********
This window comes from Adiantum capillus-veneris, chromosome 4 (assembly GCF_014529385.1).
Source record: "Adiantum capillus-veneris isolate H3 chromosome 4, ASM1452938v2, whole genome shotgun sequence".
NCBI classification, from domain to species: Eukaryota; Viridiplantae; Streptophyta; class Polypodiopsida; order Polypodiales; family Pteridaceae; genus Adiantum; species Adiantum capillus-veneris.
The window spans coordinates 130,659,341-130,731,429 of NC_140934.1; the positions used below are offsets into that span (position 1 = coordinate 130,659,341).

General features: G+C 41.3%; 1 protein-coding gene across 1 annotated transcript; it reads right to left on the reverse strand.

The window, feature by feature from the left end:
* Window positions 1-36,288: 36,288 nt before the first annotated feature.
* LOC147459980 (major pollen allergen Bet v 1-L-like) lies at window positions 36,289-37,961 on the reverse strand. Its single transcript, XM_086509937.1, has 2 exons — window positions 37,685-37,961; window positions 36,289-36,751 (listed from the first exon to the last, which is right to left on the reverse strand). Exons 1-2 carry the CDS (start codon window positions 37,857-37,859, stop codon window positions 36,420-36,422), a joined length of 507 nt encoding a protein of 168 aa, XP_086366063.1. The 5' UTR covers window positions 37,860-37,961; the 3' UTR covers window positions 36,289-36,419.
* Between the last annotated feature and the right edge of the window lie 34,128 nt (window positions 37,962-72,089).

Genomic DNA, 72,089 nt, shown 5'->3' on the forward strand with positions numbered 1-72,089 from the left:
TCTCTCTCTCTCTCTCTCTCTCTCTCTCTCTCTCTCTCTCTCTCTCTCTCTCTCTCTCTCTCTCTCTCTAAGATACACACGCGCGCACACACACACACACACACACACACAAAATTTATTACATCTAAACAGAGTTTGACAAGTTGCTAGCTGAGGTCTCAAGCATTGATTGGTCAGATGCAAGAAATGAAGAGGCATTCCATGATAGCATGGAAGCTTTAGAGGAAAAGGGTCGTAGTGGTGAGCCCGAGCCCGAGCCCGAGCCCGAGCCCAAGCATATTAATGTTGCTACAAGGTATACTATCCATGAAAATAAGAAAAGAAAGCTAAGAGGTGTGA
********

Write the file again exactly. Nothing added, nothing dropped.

This window comes from Adiantum capillus-veneris, chromosome 4 (assembly GCF_014529385.1).
Source record: "Adiantum capillus-veneris isolate H3 chromosome 4, ASM1452938v2, whole genome shotgun sequence".
NCBI classification, from domain to species: Eukaryota; Viridiplantae; Streptophyta; class Polypodiopsida; order Polypodiales; family Pteridaceae; genus Adiantum; species Adiantum capillus-veneris.
The window spans coordinates 130,659,341-130,731,429 of NC_140934.1; the positions used below are offsets into that span (position 1 = coordinate 130,659,341).

General features: G+C 41.3%; 1 protein-coding gene across 1 annotated transcript; it reads right to left on the reverse strand.

The window, feature by feature from the left end:
* Window positions 1-36,288: 36,288 nt before the first annotated feature.
* LOC147459980 (major pollen allergen Bet v 1-L-like) lies at window positions 36,289-37,961 on the reverse strand. Its single transcript, XM_086509937.1, has 2 exons — window positions 37,685-37,961; window positions 36,289-36,751 (listed from the first exon to the last, which is right to left on the reverse strand). Exons 1-2 carry the CDS (start codon window positions 37,857-37,859, stop codon window positions 36,420-36,422), a joined length of 507 nt encoding a protein of 168 aa, XP_086366063.1. The 5' UTR covers window positions 37,860-37,961; the 3' UTR covers window positions 36,289-36,419.
* Between the last annotated feature and the right edge of the window lie 34,128 nt (window positions 37,962-72,089).

Genomic DNA, 72,089 nt, shown 5'->3' on the forward strand with positions numbered 1-72,089 from the left:
TCTCTCTCTCTCTCTCTCTCTCTCTCTCTCTCTCTCTCTCTCTCTCTCTCTCTCTCTCTCTCTCTCTCTAAGATACACACGCGCGCACACACACACACACACACACACACAAAATTTATTACATCTAAACAGAGTTTGACAAGTTGCTAGCTGAGGTCTCAAGCATTGATTGGTCAGATGCAAGAAATGAAGAGGCATTCCATGATAGCATGGAAGCTTTAGAGGAAAAGGGTCGTAGTGGTGAGCCCGAGCCCGAGCCCGAGCCCGAGCCCAAGCATATTAATGTTGCTACAAGGTATACTATCCATGAAAATAAGAAAAGAAAGCTAAGAGGTGTGA